I will treat this as Asbarez’s news recording of a visit to Armenia by Russian Foreign Minister Sergei Lavrov on Monday, since most of the official statements and reporting reflect an exchange of niceties and praise for the two countries’ centuries-old friendship and expressions of hope for advancement of trade and other cooperation agreements.
On April 24, 1965, the entire Armenian nation—for the first time our brethren in Soviet Armenia—rose up to demand justice and recognition of the Armenian Genocide. Such national solidarity reinvigorated the Armenian Cause and began a movement that today has resulted in widespread recognition of the Armenian Genocide.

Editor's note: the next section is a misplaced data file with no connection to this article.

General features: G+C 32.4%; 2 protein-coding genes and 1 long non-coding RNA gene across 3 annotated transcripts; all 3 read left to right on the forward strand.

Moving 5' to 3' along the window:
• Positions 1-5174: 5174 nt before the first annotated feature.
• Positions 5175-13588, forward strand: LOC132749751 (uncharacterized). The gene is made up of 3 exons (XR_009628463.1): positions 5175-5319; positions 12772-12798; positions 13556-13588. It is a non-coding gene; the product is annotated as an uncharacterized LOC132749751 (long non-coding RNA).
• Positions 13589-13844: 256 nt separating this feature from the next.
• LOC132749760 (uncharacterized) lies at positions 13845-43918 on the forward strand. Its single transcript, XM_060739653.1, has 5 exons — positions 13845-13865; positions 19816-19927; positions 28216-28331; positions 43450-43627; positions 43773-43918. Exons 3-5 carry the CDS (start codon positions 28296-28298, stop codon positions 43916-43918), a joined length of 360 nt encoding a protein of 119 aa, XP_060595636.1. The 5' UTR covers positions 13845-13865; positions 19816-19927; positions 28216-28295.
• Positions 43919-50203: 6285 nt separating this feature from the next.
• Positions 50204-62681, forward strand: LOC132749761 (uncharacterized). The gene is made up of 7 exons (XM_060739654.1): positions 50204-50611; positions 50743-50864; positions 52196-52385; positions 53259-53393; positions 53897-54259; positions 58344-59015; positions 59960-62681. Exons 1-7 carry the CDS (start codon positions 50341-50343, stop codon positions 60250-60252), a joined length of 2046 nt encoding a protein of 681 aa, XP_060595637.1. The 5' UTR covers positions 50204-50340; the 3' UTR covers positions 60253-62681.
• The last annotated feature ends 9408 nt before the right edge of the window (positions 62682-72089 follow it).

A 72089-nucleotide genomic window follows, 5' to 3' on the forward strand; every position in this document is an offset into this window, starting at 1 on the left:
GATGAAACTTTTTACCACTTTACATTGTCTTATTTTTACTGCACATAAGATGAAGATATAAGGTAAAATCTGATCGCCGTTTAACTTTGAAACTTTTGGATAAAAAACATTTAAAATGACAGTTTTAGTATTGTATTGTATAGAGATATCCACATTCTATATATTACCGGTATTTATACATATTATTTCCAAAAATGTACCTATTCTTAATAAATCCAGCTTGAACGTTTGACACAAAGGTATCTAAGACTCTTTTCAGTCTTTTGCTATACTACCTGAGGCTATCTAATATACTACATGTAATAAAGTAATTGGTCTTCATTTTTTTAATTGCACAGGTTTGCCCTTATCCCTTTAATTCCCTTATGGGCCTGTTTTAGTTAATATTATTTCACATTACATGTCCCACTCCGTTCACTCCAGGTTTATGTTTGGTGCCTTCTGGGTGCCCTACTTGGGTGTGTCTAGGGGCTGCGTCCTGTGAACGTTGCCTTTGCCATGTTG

A day after Tigran Sargsyan resigned Armenia’s premiership President Serzh Sarkisian told an audience at the Central Bank that he was dissatisfied with the performance of the government and pledged that the new prime minister would be an individual who can tackle the challenges facing Armenia, specifically as they related to the socio-economic situation in the country.
Writing after the first year of Serzh Sarkisian’s presidency, I half-jokingly suggested that Armenia’s leader may have come under the influence of Buddhist “third way” philosophy, trying to find a balanced compromise path that would take him clear of the confrontational approaches of his two predecessors.